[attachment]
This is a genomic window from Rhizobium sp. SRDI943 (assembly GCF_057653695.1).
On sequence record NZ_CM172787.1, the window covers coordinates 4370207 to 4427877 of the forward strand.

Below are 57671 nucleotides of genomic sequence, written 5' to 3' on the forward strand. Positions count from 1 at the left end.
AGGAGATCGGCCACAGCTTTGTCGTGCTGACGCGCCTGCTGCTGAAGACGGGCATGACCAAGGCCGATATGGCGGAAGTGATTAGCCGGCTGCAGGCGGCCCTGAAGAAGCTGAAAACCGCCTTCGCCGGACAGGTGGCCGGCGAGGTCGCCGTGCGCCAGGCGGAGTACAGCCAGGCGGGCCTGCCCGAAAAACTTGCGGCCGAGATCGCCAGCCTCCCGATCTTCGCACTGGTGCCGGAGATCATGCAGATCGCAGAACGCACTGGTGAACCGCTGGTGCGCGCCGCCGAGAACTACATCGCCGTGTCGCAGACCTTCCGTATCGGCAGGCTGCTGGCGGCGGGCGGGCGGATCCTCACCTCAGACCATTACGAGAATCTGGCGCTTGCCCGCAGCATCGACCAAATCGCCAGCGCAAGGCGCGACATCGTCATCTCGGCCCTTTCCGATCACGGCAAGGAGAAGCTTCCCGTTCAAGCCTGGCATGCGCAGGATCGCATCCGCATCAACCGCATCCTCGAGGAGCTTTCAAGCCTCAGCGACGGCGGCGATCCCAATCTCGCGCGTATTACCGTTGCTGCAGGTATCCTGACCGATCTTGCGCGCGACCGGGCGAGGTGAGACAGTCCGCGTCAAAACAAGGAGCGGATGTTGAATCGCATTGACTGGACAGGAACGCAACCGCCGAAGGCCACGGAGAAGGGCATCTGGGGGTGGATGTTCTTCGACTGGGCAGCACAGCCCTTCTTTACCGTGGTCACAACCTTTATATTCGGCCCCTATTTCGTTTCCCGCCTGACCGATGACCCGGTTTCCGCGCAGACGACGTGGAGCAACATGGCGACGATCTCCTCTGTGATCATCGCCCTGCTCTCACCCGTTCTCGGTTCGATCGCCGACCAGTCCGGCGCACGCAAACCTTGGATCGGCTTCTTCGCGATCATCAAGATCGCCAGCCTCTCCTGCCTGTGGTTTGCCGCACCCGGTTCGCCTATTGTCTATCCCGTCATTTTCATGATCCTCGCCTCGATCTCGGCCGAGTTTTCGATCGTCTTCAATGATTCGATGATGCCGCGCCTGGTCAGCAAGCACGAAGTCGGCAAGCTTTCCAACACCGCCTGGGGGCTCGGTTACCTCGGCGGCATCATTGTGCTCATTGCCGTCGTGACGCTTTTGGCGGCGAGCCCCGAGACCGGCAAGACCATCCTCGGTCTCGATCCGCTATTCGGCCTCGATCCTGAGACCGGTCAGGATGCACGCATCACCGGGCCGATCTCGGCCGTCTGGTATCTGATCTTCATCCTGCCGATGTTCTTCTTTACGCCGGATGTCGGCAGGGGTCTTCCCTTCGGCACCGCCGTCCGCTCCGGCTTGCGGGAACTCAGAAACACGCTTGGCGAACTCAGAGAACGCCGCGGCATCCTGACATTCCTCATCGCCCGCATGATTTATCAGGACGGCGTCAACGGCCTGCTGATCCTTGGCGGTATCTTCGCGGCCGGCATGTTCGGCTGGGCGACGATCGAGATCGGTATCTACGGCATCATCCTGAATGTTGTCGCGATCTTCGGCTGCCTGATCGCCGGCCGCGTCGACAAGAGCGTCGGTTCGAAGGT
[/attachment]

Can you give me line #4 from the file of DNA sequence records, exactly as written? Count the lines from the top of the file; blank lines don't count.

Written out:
AGGAGATCGGCCACAGCTTTGTCGTGCTGACGCGCCTGCTGCTGAAGACGGGCATGACCAAGGCCGATATGGCGGAAGTGATTAGCCGGCTGCAGGCGGCCCTGAAGAAGCTGAAAACCGCCTTCGCCGGACAGGTGGCCGGCGAGGTCGCCGTGCGCCAGGCGGAGTACAGCCAGGCGGGCCTGCCCGAAAAACTTGCGGCCGAGATCGCCAGCCTCCCGATCTTCGCACTGGTGCCGGAGATCATGCAGATCGCAGAACGCACTGGTGAACCGCTGGTGCGCGCCGCCGAGAACTACATCGCCGTGTCGCAGACCTTCCGTATCGGCAGGCTGCTGGCGGCGGGCGGGCGGATCCTCACCTCAGACCATTACGAGAATCTGGCGCTTGCCCGCAGCATCGACCAAATCGCCAGCGCAAGGCGCGACATCGTCATCTCGGCCCTTTCCGATCACGGCAAGGAGAAGCTTCCCGTTCAAGCCTGGCATGCGCAGGATCGCATCCGCATCAACCGCATCCTCGAGGAGCTTTCAAGCCTCAGCGACGGCGGCGATCCCAATCTCGCGCGTATTACCGTTGCTGCAGGTATCCTGACCGATCTTGCGCGCGACCGGGCGAGGTGAGACAGTCCGCGTCAAAACAAGGAGCGGATGTTGAATCGCATTGACTGGACAGGAACGCAACCGCCGAAGGCCACGGAGAAGGGCATCTGGGGGTGGATGTTCTTCGACTGGGCAGCACAGCCCTTCTTTACCGTGGTCACAACCTTTATATTCGGCCCCTATTTCGTTTCCCGCCTGACCGATGACCCGGTTTCCGCGCAGACGACGTGGAGCAACATGGCGACGATCTCCTCTGTGATCATCGCCCTGCTCTCACCCGTTCTCGGTTCGATCGCCGACCAGTCCGGCGCACGCAAACCTTGGATCGGCTTCTTCGCGATCATCAAGATCGCCAGCCTCTCCTGCCTGTGGTTTGCCGCACCCGGTTCGCCTATTGTCTATCCCGTCATTTTCATGATCCTCGCCTCGATCTCGGCCGAGTTTTCGATCGTCTTCAATGATTCGATGATGCCGCGCCTGGTCAGCAAGCACGAAGTCGGCAAGCTTTCCAACACCGCCTGGGGGCTCGGTTACCTCGGCGGCATCATTGTGCTCATTGCCGTCGTGACGCTTTTGGCGGCGAGCCCCGAGACCGGCAAGACCATCCTCGGTCTCGATCCGCTATTCGGCCTCGATCCTGAGACCGGTCAGGATGCACGCATCACCGGGCCGATCTCGGCCGTCTGGTATCTGATCTTCATCCTGCCGATGTTCTTCTTTACGCCGGATGTCGGCAGGGGTCTTCCCTTCGGCACCGCCGTCCGCTCCGGCTTGCGGGAACTCAGAAACACGCTTGGCGAACTCAGAGAACGCCGCGGCATCCTGACATTCCTCATCGCCCGCATGATTTATCAGGACGGCGTCAACGGCCTGCTGATCCTTGGCGGTATCTTCGCGGCCGGCATGTTCGGCTGGGCGACGATCGAGATCGGTATCTACGGCATCATCCTGAATGTTGTCGCGATCTTCGGCTGCCTGATCGCCGGCCGCGTCGACAAGAGCGTCGGTTCGAAGGT